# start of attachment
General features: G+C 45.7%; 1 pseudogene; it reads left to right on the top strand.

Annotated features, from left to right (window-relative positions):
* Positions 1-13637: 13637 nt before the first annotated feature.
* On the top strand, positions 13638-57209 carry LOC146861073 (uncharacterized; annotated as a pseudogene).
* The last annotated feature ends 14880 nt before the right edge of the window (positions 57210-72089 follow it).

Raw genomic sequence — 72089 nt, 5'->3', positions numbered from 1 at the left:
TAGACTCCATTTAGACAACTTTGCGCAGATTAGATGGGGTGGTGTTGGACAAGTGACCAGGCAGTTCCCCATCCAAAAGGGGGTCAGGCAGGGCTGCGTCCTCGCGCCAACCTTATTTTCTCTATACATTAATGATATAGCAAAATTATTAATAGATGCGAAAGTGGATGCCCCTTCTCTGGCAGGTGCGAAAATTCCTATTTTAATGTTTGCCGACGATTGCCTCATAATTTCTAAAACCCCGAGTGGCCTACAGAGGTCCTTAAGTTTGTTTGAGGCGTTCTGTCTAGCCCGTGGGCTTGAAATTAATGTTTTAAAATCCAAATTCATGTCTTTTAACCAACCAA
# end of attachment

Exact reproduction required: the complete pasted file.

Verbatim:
General features: G+C 45.7%; 1 pseudogene; it reads left to right on the top strand.

Annotated features, from left to right (window-relative positions):
* Positions 1-13637: 13637 nt before the first annotated feature.
* On the top strand, positions 13638-57209 carry LOC146861073 (uncharacterized; annotated as a pseudogene).
* The last annotated feature ends 14880 nt before the right edge of the window (positions 57210-72089 follow it).

Raw genomic sequence — 72089 nt, 5'->3', positions numbered from 1 at the left:
TAGACTCCATTTAGACAACTTTGCGCAGATTAGATGGGGTGGTGTTGGACAAGTGACCAGGCAGTTCCCCATCCAAAAGGGGGTCAGGCAGGGCTGCGTCCTCGCGCCAACCTTATTTTCTCTATACATTAATGATATAGCAAAATTATTAATAGATGCGAAAGTGGATGCCCCTTCTCTGGCAGGTGCGAAAATTCCTATTTTAATGTTTGCCGACGATTGCCTCATAATTTCTAAAACCCCGAGTGGCCTACAGAGGTCCTTAAGTTTGTTTGAGGCGTTCTGTCTAGCCCGTGGGCTTGAAATTAATGTTTTAAAATCCAAATTCATGTCTTTTAACCAACCAA